In March 1969 "Apricot Brandy" becomes UK Radio 1's 'What's New' show theme song. Meanwhile, Rhinoceros return to Los Angeles briefly to record their second album with producer David Anderle.
By April "I Will Serenade You" is released in the UK and fails to chart, while "Apricot Brandy" reaches #46 in the US.
In May Billy Fields and Sid Bernstein become the band's management team. The group's profile continues to grow as they tour with Ten Years After, Blood Sweat & Tears, The Grateful Dead, Johnny Winter, Sweetwater, Tommy James & The Shondells, The Foundations, and others.
In July Doug Hastings leaves to return to L.A. where he joins ex-Gentle Giant singer Pam Polland's backing band. Rhinoceros replace him with another ex-Jon & Lee & The Checkmates member Larry Leishman.
In a blunderous career move, manager Billy Fields turns down an offer to play Woodstock and instead books the band at the Boston Tea Party while offering the Woodstock slot to Rhinoceros' support band Sha Na Na. The group is devastated by the decision and after the Boston shows Alan Gerber quits.
As a means to quell the discontent between the band and management, Rhinoceros gets to perform in September at the 'Freak Out' Festival held at Rock Hill Park, Orangeville, Ontario, Canada in front of large crowd of 30,000-50,000 alongside Lighthouse, Motherlode and many others .
Rhinoceros' second album, 'Satin Chickens', is released in September 1969 and eventually hits US #105 despite the failure of the single "Back Door".
By the Fall of 1969, Mundi left the band to pursue session work with the likes of Bob Dylan and Maria Muldaur. He is replaced by Eddie 'Duke' Edwards (ex-Young Ones/Duke Edwards' Cycle). The band continues on their tour of the eastern seaboard throughout December 1969 and into early 1970. (BR>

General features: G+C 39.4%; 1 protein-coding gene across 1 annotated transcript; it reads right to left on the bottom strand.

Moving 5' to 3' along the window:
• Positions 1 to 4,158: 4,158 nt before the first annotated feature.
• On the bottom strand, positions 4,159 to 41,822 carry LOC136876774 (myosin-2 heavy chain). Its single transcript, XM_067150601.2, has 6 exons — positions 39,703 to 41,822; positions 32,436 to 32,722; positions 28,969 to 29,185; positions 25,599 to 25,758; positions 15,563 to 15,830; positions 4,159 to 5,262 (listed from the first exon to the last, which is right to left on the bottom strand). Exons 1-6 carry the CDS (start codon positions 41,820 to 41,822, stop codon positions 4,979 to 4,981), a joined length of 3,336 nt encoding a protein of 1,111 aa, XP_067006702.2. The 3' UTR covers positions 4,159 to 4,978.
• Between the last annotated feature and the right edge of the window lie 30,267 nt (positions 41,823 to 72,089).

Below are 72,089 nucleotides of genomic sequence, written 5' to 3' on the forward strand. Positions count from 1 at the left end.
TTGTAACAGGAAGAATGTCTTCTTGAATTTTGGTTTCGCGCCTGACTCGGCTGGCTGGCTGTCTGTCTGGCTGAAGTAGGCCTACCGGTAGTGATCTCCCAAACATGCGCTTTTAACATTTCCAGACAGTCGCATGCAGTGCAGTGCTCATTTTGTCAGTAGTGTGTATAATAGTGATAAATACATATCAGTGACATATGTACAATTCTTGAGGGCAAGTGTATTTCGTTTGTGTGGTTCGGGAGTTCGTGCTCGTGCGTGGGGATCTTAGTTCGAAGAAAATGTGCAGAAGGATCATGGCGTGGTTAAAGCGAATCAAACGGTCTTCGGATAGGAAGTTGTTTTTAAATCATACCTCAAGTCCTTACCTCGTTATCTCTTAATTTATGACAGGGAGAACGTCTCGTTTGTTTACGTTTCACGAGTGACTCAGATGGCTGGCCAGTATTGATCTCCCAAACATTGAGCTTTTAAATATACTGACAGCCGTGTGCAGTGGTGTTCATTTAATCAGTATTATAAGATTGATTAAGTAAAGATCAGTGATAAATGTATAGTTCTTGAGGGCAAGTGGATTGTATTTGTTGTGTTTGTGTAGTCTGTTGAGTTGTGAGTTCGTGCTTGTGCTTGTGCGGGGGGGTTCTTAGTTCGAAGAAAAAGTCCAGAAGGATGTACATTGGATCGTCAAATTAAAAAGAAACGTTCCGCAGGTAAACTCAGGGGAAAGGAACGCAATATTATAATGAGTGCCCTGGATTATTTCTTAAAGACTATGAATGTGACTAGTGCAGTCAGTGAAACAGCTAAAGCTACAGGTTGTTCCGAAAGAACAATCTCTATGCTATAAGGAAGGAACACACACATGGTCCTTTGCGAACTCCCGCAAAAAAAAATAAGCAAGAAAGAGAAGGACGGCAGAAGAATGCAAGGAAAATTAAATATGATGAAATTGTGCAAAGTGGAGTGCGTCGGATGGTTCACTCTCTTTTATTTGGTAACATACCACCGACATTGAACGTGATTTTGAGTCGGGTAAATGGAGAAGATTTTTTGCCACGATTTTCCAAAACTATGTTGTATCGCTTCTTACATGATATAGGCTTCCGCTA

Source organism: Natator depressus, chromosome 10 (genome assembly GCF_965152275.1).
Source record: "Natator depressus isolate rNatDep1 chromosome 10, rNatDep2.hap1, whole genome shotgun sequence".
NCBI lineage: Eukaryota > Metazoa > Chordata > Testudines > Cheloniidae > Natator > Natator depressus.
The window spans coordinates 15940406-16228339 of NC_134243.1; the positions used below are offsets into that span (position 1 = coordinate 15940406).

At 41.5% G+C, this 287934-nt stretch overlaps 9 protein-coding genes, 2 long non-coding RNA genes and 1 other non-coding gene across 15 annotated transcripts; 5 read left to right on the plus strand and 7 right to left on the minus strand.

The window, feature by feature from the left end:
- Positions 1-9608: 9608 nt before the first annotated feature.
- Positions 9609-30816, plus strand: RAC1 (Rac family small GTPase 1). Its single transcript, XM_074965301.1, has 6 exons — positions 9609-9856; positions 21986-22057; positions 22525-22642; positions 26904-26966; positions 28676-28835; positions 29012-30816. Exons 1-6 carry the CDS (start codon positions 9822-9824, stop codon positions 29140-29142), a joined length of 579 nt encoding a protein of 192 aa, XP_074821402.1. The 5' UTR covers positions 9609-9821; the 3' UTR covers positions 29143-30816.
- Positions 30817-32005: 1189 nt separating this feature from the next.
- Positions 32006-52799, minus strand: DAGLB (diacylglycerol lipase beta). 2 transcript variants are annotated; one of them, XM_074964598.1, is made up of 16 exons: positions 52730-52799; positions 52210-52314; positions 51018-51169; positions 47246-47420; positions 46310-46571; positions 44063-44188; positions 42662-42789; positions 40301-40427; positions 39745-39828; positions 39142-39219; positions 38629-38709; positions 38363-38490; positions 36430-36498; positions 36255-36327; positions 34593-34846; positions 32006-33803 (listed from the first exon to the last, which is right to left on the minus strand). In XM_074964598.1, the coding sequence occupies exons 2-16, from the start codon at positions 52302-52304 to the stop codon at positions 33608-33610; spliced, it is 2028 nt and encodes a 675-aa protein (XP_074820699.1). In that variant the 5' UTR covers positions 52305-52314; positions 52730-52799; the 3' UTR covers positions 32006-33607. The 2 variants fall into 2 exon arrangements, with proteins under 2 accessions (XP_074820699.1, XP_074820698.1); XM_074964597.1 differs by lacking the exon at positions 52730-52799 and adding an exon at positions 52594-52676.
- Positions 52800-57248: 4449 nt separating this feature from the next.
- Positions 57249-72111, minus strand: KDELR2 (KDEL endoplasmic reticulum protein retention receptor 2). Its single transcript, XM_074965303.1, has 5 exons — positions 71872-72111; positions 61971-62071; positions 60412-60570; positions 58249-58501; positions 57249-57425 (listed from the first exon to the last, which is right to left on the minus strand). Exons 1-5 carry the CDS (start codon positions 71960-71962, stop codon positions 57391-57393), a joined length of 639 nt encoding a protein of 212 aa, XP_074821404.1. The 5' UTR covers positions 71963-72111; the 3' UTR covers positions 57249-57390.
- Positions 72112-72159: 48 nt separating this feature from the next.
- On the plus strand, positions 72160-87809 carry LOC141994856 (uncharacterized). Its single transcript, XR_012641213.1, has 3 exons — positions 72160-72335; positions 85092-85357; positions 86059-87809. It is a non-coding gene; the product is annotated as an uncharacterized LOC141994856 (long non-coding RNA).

In March 1970, the new line-up records what will become its final album with Philadelphia producer Guy Draper at New York's A & R Recording Studios. Finley's contributions are minor with Draper and the Leishman/Edwards songwriting team taking the lion's share of the songs.
The band, always in demand in New York, return to that city for months of headlining performances plus a show at the Fillmore East with Procol Harum and Seals & Crofts. Edwards leaves soon after and is replaced by Richard Crooks (ex-Dr. John).
In July 1970, Rhinoceros' final album, 'Better Times Are Coming' is released but fails to move past #178 on the US charts. The final single, "Better Times Are Coming", peaks at #109 in the US during August while the final UK single, "Old Age", fails to chart.
In December 1970, Crooks leaves and is replaced by drummer Malcolm Tomlinson.
Rhinoceros continues with steady work in Toronto throughout the first few months of 1971, but the band finally succumbs and breaks up.
Hodgson joins Genya Ravan & Baby, while Fonfara and Weis appear on The Everly Brothers' album 'Stories We Could Tell'; Former member Alan Gerber signs a solo deal with Leon Russell's Shelter Records, travelled to Memphis, recorded an album, and toured with Russell before moving to Montreal, Canada. He would later release the single "Tied On" which was quite successful in Quebec.
By February 1972 there is a Rhinoceros reunion of sorts with members Finley, Fonfara, Weis, Leishman and Hodgson launching a new band, Blackstone Rangers (later just Blackstone) who release on unsuccessful for GRT Records called 'On The Line'. The band had a complete member change but broke up in 1973.
Fonfara and Weis would go on to become top session players in L.A.
1968 I Don't Want To Discuss It (You're My Girl) (Elektra - UK)
1968 I Will Serenade You (Elektra)
1969 Apricot Brandy (Elektra - UK)
1969 I Will Serenade Youy (Elektra - UK)
1969 Back Door (Elektra)
1970 Back Door (Elektra - UK)
1970 Better Times Are Coming (Elektra)
1970 Old Age (Elektra - UK)
1968 Rhinoceros (Elektra)
1969 Satin Chickens (Elektra)
1970 Better Times Are Coming (Elektra)